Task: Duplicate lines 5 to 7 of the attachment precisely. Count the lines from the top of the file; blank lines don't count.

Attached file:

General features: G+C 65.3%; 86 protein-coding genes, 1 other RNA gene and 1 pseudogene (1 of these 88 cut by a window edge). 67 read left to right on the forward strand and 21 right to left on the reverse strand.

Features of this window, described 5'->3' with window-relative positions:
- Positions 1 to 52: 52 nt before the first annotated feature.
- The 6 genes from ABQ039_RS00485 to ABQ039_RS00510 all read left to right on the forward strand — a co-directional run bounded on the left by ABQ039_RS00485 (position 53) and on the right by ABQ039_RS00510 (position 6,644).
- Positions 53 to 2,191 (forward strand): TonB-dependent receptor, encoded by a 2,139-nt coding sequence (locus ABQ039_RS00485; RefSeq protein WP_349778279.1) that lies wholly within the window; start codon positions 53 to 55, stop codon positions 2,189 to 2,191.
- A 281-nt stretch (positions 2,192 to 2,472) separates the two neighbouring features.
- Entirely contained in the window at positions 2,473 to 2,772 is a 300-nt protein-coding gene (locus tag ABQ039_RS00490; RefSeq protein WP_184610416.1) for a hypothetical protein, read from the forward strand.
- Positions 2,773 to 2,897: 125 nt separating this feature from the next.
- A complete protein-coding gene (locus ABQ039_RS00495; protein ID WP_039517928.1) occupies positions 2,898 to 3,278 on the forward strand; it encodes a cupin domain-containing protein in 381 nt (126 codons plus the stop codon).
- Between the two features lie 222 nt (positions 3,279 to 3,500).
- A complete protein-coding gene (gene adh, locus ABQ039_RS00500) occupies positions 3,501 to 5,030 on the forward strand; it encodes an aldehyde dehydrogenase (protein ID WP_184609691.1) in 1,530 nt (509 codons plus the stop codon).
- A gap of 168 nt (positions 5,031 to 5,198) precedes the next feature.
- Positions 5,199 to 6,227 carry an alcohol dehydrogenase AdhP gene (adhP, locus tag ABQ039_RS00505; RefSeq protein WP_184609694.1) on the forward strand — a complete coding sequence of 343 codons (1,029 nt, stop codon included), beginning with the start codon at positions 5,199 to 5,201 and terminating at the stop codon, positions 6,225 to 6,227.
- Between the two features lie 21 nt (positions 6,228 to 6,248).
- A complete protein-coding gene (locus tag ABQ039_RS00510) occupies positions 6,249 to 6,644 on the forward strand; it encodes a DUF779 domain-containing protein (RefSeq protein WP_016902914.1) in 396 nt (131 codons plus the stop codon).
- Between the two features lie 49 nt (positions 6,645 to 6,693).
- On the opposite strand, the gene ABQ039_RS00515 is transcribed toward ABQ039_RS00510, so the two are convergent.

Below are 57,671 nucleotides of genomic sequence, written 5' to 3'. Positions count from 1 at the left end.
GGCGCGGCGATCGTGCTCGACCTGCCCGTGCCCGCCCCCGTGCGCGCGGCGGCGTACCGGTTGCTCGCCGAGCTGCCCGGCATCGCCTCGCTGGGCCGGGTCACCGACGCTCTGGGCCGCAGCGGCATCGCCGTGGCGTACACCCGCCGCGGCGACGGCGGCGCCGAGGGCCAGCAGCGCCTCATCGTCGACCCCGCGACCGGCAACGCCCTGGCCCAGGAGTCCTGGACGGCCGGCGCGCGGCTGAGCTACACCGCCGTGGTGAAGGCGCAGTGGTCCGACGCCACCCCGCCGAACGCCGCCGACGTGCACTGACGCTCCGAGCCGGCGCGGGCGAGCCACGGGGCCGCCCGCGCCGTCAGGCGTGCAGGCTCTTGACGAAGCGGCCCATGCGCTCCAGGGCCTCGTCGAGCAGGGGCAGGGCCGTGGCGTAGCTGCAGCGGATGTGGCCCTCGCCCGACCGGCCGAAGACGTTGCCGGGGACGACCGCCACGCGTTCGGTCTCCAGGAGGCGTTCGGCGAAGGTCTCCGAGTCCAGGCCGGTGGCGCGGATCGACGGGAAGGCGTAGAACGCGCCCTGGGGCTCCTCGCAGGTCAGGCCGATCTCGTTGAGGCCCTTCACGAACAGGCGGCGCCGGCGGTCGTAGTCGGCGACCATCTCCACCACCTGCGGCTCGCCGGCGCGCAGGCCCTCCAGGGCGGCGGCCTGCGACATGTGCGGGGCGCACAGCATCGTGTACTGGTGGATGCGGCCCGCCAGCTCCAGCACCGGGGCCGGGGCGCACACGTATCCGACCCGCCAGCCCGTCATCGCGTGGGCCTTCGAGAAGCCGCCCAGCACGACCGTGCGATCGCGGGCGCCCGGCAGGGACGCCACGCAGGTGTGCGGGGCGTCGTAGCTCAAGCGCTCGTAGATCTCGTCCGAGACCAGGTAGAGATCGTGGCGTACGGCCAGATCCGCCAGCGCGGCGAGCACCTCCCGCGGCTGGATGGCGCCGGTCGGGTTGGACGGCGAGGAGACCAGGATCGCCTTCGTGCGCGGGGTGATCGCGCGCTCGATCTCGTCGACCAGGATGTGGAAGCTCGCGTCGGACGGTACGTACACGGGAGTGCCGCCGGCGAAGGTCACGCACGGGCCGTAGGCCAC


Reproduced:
- Positions 53 to 2,191 (forward strand): TonB-dependent receptor, encoded by a 2,139-nt coding sequence (locus ABQ039_RS00485; RefSeq protein WP_349778279.1) that lies wholly within the window; start codon positions 53 to 55, stop codon positions 2,189 to 2,191.
- A 281-nt stretch (positions 2,192 to 2,472) separates the two neighbouring features.
- Entirely contained in the window at positions 2,473 to 2,772 is a 300-nt protein-coding gene (locus tag ABQ039_RS00490; RefSeq protein WP_184610416.1) for a hypothetical protein, read from the forward strand.